Pluralistic: 22 Mar 2022

Today's links

EFF's mobile advertising banner: a collage of stylized tablet and phone screens with sinister eyes in the middle of them.

Ban surveillance advertising (permalink)

I've been working with EFF for 20 years (!) now, and that association continues to pay dividends. EFF basically invented the idea of promoting tech policy positions that were informed by deep expertise in technology, law and human rights principles.

This three-legged stool produces some remarkably sturdy proposals and policies – proposals that are legally sound, technologically achievable, and that advance important human rights causes in the digital realm.

The latest of these is EFF's policy on how and why to ban surveillance advertising, entitled "Ban Online Behavioral Advertising," written by my colleagues Adam Schwartz and Bennett Cyphers:

The article begins by laying out the mechanisms that make behavioral ads – that is, ads that "[target] us based on our online behavior" – viable:

I. Tracking: When our tech "quietly collects information" about who we are and what we do, e.g. "app interactions and browsing history," and share that info with "ad tech companies and data brokers"

II. Profiling: Linking that data to information that ad tech/data broker companies have on us already, then drawing inferences about our gender, age, what we like, and what we might buy, attend or vote for

III. Targeting: Using profiles to decide which tailored messages are delivered to "particular people, types of people, or groups" on "websites, apps, TVs, and social media"

Noting that "what’s good for an advertiser is actively harmful for their targets," the paper explains how these three processes harm users:

  • Behavioral data isn't just used for ads, it is "shared with or sold to hedge funds, law enforcement agencies, and military intelligence"

  • The data is "accessed and exploited by people inside the company for personal ends"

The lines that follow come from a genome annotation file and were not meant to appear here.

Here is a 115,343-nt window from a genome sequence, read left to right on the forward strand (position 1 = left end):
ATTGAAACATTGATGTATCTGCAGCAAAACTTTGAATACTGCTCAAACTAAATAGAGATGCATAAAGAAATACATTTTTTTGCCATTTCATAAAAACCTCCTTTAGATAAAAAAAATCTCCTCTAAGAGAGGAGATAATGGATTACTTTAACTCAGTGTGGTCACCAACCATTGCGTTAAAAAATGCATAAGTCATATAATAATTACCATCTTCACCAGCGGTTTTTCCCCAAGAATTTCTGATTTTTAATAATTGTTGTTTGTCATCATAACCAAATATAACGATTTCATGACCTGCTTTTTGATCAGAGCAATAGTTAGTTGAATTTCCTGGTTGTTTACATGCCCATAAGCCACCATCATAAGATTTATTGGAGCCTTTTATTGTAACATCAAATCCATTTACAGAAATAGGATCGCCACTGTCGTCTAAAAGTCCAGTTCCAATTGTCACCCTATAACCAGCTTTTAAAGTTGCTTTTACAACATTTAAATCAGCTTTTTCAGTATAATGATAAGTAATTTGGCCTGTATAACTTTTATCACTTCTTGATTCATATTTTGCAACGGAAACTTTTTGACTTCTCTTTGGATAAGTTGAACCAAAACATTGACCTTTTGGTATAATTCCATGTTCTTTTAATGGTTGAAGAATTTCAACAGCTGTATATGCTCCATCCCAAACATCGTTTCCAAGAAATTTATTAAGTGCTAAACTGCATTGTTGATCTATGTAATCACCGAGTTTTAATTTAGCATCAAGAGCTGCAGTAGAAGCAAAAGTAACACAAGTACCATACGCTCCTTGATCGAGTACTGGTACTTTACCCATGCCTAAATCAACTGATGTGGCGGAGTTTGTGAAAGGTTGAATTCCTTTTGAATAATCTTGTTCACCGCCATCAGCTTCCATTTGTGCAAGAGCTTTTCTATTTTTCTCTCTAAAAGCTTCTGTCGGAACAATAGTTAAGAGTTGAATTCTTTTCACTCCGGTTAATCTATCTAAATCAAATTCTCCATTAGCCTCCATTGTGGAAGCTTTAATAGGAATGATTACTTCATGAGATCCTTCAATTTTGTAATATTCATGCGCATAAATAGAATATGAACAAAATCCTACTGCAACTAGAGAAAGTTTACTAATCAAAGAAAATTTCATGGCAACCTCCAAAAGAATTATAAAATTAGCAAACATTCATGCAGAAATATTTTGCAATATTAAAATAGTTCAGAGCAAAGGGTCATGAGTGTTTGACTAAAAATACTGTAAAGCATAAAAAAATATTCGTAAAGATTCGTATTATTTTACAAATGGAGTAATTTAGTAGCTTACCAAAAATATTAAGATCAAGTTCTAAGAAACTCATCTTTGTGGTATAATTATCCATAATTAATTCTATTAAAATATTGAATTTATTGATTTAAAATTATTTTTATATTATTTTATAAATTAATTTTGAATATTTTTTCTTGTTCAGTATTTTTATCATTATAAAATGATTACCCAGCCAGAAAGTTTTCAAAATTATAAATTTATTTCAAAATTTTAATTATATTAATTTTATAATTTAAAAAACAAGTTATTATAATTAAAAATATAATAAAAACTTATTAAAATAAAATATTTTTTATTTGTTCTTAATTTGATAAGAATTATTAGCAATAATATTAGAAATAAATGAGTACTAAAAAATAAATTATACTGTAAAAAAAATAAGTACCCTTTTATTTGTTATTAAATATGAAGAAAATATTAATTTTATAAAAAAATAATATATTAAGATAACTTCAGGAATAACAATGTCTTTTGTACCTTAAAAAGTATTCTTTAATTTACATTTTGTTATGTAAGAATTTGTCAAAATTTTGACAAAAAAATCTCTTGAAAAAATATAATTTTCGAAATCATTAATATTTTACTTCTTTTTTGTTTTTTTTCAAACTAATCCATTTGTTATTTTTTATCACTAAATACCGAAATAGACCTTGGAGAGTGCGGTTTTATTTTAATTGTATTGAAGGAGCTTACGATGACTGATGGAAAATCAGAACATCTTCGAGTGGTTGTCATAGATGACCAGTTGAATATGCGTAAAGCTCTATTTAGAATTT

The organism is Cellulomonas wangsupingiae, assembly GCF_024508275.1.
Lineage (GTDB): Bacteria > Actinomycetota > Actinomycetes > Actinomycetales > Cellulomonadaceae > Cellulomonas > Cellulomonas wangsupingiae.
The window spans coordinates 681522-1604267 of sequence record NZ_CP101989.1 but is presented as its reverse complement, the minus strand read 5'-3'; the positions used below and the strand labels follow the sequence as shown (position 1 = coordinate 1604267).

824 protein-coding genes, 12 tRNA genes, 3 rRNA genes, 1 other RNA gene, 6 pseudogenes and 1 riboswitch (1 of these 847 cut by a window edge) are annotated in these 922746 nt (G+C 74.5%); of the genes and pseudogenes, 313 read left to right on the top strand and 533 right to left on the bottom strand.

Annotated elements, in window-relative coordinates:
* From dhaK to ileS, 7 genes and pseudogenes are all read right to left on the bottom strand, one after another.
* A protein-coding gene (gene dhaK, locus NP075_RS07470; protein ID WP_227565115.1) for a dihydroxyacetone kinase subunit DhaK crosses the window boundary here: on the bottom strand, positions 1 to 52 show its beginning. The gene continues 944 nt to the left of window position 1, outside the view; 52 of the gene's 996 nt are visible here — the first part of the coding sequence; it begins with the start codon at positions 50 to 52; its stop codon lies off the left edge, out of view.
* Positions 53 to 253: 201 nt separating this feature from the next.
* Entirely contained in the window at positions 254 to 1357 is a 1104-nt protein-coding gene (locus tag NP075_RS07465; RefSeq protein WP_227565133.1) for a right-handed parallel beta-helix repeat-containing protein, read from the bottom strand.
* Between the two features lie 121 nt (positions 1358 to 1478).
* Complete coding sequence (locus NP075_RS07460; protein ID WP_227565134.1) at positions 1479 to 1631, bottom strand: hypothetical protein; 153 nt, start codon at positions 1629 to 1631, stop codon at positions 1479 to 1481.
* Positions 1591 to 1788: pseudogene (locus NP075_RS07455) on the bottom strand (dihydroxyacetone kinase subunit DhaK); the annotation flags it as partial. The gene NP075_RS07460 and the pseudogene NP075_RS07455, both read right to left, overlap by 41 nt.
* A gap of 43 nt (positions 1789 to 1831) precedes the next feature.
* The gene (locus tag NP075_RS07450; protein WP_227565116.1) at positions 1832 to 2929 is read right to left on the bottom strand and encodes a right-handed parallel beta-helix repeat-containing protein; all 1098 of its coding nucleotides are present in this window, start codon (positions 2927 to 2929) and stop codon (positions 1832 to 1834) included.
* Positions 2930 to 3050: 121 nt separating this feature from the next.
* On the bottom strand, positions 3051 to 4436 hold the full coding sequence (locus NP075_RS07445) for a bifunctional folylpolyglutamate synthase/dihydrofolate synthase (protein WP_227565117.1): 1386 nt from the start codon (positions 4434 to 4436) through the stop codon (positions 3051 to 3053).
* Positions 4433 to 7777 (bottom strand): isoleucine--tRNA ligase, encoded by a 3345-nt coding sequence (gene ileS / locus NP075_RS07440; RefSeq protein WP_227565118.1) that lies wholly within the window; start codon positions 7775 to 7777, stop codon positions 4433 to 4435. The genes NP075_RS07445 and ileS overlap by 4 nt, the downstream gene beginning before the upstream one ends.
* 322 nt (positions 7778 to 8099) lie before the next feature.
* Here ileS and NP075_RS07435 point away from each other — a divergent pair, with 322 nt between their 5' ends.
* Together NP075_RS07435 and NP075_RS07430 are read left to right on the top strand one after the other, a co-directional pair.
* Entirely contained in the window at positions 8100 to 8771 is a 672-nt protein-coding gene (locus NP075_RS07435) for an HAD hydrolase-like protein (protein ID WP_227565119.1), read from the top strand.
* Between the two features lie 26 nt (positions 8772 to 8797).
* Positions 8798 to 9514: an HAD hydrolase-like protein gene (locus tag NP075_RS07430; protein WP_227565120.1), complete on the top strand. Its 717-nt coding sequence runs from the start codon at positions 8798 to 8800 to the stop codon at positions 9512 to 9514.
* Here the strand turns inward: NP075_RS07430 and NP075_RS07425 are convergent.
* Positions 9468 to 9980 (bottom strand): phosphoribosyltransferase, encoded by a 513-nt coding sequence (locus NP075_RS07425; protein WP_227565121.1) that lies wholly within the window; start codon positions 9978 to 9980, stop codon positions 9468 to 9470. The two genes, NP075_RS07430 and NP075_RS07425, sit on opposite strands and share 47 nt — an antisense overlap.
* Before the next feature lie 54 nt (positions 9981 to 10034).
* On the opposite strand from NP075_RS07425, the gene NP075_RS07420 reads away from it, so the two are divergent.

• Surveillance advertising has "warped the development of technology so that our devices spy on us by default" ("advertising IDs" in mobile phones, the continued existence of third-party cookies despite serious security issues)

  • Surveillance ads "[supercharge] the efforts of fraudulent, exploitive, and misleading advertisers"

  • They allow "peddlers of shady products and services to reach exactly the people who, based on their online behavior, the peddlers believe are most likely to be vulnerable to their messaging"

  • Companies like Facebook "run automatic experiments to identify exactly which kinds of people are most susceptible to a particular message…targeting credulous users with deceptive ads for modern-day snake oil"

  • Some examples: targeting subprime finance products to the "financially vulnerable" and marketing "investment scams to thousands of seniors"

  • Surveillance ads have discriminatory impacts, allowing advertisers to target based on "gender, age, race, religion"

  • Even when these categories aren't explicitly targeted, ad profiles allow for targeting based on proxies: "location, purchase history, credit status, and income"

  • All of this enables "turnkey housing discrimination and racist voter suppression"

Given all of those information security and human rights problems, the authors turn to how to craft legislation that both passes constitutional muster and will be difficult for ad-tech companies to subvert.

They home in on "the personal data most central to targeted ads: our online behavior." That includes "the web searches we conduct, the web pages we visit, the mobile apps we use, the digital content we view or create, and the hour we go online." But also the "offline" info our devices collect "such as our phones using GPS to track our geolocation or fitness trackers monitoring our health."